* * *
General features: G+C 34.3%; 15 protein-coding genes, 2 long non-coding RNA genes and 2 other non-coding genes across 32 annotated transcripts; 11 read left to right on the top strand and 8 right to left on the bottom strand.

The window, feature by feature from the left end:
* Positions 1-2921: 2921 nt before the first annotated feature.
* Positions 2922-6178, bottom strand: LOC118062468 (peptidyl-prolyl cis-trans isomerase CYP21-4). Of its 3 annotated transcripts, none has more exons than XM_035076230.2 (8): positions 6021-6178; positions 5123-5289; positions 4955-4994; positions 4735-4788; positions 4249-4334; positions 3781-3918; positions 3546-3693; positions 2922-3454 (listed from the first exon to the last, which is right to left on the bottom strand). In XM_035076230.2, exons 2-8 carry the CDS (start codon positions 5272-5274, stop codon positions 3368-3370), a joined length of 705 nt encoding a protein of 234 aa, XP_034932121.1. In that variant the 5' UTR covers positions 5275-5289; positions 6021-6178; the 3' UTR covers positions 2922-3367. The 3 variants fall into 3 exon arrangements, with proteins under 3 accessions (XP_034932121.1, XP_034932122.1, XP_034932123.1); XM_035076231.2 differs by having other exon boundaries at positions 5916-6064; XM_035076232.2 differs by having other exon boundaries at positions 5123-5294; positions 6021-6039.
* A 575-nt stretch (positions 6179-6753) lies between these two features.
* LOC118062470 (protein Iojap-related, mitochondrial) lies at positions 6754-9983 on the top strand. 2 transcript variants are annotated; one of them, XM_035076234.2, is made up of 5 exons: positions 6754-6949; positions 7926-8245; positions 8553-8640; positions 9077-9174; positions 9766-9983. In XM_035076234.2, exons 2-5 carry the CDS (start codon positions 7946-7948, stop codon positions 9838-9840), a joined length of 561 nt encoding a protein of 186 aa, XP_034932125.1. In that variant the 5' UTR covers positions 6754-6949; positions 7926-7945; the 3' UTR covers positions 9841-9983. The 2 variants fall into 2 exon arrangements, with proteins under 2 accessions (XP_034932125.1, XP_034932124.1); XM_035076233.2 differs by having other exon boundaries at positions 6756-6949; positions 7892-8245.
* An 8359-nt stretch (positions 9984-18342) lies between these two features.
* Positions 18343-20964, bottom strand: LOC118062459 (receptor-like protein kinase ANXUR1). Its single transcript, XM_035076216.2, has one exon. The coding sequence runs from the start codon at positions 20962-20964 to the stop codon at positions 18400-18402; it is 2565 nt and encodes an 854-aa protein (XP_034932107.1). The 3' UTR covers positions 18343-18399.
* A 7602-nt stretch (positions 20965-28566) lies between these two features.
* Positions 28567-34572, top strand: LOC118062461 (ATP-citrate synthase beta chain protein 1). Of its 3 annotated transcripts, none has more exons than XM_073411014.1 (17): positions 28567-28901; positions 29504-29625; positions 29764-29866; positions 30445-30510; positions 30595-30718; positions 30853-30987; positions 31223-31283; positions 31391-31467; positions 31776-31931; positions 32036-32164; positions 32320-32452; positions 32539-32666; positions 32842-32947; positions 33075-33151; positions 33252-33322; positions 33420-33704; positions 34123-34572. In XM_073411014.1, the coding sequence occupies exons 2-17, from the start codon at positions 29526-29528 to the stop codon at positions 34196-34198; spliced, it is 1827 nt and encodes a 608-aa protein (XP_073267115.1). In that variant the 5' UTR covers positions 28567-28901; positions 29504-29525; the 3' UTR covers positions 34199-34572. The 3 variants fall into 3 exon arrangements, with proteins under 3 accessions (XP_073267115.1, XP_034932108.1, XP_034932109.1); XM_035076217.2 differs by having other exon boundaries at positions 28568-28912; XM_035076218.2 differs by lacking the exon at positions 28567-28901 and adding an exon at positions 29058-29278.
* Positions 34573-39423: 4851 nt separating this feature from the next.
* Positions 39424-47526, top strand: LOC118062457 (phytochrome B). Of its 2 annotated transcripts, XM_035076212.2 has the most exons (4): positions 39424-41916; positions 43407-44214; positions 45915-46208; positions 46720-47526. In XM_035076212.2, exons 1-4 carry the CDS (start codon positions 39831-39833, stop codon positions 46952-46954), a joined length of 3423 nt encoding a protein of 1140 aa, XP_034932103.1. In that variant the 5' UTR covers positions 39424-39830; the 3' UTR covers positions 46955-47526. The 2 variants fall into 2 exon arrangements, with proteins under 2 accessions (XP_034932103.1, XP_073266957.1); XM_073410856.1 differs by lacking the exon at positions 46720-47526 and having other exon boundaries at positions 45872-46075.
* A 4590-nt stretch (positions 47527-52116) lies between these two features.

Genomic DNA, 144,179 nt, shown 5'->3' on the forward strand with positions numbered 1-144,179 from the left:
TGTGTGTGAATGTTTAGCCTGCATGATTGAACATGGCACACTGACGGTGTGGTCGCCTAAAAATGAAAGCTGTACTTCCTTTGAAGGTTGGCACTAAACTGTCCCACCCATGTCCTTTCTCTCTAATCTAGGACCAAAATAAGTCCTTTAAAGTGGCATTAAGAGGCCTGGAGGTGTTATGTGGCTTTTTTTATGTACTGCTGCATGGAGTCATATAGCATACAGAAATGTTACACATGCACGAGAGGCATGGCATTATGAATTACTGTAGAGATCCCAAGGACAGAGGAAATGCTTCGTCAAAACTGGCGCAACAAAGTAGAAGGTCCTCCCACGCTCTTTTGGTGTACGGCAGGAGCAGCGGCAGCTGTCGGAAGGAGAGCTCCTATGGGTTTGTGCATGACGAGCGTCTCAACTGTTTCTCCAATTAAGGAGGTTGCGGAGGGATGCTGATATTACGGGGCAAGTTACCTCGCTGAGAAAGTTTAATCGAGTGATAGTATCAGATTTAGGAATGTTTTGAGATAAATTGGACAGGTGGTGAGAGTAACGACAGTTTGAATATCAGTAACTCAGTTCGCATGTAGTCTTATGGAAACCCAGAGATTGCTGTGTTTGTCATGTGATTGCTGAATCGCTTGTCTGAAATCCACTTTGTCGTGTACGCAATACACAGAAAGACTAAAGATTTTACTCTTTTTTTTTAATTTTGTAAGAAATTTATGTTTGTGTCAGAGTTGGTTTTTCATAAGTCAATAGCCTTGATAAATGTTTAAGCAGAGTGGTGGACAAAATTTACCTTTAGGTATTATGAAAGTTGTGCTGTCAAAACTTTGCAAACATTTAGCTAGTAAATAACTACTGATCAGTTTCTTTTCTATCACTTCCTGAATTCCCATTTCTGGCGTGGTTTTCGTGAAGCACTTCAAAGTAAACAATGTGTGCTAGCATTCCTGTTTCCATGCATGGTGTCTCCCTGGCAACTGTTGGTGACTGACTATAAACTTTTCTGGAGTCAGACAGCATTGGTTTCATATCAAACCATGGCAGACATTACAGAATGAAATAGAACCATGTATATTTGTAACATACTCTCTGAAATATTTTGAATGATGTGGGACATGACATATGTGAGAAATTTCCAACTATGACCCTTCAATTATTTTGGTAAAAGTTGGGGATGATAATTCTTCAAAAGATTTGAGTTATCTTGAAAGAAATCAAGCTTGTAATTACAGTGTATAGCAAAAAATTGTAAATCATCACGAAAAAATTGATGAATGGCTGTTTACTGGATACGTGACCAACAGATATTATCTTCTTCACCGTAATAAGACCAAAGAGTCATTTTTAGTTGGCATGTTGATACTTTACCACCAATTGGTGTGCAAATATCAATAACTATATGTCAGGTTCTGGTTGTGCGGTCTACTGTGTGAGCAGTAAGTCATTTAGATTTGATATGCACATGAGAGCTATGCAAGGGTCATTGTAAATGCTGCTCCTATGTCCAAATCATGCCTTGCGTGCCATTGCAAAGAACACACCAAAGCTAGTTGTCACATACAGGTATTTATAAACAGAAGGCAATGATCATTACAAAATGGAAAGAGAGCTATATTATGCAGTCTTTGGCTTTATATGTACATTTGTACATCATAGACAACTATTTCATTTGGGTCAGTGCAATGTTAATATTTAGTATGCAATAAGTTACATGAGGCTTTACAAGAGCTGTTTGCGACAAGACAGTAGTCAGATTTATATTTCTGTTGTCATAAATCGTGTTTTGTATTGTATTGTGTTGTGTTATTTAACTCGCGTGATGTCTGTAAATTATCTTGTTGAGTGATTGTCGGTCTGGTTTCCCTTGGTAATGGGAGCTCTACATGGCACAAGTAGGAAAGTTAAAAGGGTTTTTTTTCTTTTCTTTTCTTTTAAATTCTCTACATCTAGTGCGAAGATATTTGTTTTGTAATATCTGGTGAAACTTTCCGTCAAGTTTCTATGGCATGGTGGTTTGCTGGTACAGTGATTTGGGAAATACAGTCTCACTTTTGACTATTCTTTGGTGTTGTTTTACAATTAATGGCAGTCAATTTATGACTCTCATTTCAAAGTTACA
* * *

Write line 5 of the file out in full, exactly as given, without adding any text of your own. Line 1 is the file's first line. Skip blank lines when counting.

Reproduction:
* A 575-nt stretch (positions 6179-6753) lies between these two features.